|Publication number||US5024436 A|
|Application number||US 07/577,562|
|Publication date||Jun 18, 1991|
|Filing date||Sep 5, 1990|
|Priority date||Sep 5, 1990|
|Publication number||07577562, 577562, US 5024436 A, US 5024436A, US-A-5024436, US5024436 A, US5024436A|
|Inventors||Sammy J. Vento|
|Original Assignee||Vento Sammy J|
|Export Citation||BiBTeX, EndNote, RefMan|
|Patent Citations (7), Referenced by (27), Classifications (5), Legal Events (3)|
|External Links: USPTO, USPTO Assignment, Espacenet|
The present invention relates to a baseball bat exercising device. The exercising device includes a sleeve having a weight therewith, the movement of the weight indicating the power in a person's swing of a baseball bat. In the prior art, devices in combination with baseball bats are known The following prior art is known to Applicant:
U.S. Pat. No. 3,173,688 to Green discloses the concept of a novelty device which includes a baseball bat having a sounding means therein to simulate the sound of a bat striking a ball when swung. The teachings of Green are different from that of the present invention, in that Green does not teach or suggest a baseball bat exercising device which includes a sleeve and weight assembly designed to improve one's baseball swing.
U.S. Pat. No. 3,578,801 to Piazza discloses the concept of a hollow baseball bat having internal structure which is designed to increase the inertia of the bat during the swing. Piazza is different from the teachings of the present invention in that Piazza fails to teach or fairly suggest a baseball bat exercising device which is designed to be secured to the outside of a bat and is adaptable to different sized baseball bats.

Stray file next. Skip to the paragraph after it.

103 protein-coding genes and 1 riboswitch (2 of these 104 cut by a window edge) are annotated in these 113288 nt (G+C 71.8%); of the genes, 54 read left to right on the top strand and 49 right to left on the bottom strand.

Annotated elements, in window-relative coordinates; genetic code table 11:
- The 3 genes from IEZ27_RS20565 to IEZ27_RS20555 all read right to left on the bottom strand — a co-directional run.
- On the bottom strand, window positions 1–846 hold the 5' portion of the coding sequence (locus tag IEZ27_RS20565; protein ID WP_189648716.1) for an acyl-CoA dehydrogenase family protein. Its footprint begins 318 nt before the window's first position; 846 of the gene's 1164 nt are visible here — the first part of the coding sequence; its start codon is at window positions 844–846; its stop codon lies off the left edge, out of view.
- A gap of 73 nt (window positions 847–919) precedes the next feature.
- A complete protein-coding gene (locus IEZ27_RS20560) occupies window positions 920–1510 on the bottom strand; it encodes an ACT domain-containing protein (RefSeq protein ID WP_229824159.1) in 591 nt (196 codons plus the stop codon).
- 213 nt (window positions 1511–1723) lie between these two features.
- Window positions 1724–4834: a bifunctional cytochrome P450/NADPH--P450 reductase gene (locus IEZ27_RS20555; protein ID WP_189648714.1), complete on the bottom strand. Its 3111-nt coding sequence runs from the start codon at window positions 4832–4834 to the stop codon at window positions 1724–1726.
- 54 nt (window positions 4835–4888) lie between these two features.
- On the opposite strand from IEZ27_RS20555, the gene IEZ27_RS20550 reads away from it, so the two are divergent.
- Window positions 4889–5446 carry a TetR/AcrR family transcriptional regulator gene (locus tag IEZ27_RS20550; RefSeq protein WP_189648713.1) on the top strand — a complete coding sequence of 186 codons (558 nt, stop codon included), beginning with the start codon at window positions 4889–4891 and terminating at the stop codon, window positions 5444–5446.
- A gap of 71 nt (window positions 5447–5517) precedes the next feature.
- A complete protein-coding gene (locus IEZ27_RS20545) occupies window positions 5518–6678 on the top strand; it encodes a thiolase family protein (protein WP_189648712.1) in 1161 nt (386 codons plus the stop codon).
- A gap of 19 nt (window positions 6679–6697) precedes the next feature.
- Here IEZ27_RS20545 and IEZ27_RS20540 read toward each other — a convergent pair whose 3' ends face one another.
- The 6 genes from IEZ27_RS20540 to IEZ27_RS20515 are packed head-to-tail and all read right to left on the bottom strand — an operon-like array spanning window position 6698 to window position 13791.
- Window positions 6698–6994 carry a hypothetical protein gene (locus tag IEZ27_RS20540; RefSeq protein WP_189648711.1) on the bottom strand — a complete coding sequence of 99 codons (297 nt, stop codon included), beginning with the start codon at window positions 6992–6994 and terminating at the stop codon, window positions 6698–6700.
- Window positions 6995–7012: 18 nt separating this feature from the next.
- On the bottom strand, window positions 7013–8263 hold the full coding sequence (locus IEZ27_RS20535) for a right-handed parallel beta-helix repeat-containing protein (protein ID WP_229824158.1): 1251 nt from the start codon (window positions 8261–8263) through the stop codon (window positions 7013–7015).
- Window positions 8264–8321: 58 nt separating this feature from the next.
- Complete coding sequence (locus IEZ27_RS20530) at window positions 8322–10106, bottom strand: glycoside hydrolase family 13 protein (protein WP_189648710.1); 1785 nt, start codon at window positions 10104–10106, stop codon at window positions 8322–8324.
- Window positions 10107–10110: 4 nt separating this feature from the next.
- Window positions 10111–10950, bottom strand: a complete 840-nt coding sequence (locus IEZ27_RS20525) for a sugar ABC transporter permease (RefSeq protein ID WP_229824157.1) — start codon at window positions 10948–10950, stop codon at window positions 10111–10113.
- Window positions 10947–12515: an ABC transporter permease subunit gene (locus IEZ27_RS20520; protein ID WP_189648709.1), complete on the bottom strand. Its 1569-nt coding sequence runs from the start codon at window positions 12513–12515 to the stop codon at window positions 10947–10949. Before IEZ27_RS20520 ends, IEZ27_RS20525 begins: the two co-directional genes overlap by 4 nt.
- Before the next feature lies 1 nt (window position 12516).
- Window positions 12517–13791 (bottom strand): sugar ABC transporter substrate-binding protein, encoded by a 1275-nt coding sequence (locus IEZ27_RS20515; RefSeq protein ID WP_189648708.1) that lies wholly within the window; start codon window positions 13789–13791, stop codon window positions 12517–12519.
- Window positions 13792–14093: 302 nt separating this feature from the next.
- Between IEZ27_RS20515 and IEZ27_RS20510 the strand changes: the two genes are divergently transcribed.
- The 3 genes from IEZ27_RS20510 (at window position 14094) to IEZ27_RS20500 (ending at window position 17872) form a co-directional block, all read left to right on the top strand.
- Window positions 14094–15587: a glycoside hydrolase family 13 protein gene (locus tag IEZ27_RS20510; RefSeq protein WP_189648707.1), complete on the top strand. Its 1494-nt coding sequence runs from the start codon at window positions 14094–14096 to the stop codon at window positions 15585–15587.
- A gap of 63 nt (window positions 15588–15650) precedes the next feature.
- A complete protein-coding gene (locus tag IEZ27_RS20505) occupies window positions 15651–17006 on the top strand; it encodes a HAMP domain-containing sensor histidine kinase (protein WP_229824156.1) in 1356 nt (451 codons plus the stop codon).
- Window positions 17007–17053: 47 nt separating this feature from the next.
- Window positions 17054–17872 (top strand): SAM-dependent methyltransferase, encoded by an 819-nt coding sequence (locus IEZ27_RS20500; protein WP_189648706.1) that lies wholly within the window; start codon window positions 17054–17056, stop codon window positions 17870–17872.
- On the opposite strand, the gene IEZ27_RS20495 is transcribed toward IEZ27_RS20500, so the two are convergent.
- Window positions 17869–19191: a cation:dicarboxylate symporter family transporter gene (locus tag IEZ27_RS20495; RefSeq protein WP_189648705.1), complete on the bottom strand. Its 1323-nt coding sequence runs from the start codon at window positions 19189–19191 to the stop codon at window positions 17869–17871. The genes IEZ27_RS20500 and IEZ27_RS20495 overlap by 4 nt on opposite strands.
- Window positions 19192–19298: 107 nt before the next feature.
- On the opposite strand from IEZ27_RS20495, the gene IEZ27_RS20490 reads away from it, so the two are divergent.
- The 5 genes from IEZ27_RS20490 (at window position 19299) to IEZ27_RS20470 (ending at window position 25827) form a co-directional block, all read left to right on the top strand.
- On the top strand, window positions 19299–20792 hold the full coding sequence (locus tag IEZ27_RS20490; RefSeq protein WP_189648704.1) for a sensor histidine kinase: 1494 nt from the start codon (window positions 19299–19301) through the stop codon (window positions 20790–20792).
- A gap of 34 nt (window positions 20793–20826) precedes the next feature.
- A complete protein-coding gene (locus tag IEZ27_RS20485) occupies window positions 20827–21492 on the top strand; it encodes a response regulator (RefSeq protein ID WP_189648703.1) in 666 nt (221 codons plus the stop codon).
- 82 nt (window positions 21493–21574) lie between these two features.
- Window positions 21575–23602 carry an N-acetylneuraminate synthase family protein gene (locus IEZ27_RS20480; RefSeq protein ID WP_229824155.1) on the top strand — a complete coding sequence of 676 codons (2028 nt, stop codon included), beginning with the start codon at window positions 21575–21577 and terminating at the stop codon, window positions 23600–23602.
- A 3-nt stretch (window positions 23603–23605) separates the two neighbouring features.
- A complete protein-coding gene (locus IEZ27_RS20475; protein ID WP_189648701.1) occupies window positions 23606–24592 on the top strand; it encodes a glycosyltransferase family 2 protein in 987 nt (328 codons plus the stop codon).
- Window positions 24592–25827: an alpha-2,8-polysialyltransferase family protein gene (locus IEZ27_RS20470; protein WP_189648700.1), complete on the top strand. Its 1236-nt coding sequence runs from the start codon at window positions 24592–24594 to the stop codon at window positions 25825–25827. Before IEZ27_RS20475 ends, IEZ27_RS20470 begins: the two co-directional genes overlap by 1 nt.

U.S. Pat. No. 4,267,793 to Lane et al. discloses the concept of a baseball bat having an internal structure which is designed to indicate the velocity of a baseball bat when swung. Again, the teachings of Lane et al. are different from that of the present invention in that Lane et al. does not disclose or suggest a baseball bat exercising device designed to be slid over a baseball bat and to be used to practice baseball bat swinging.
The present invention relates to a baseball bat exercising device. The present invention includes the following interrelated aspects and features:
(A) In a first aspect, the baseball bat exercising device includes a hollow sleeve which is designed to be slid over the handle portion of the baseball bat and engage a portion of the baseball bat remote from the handle end.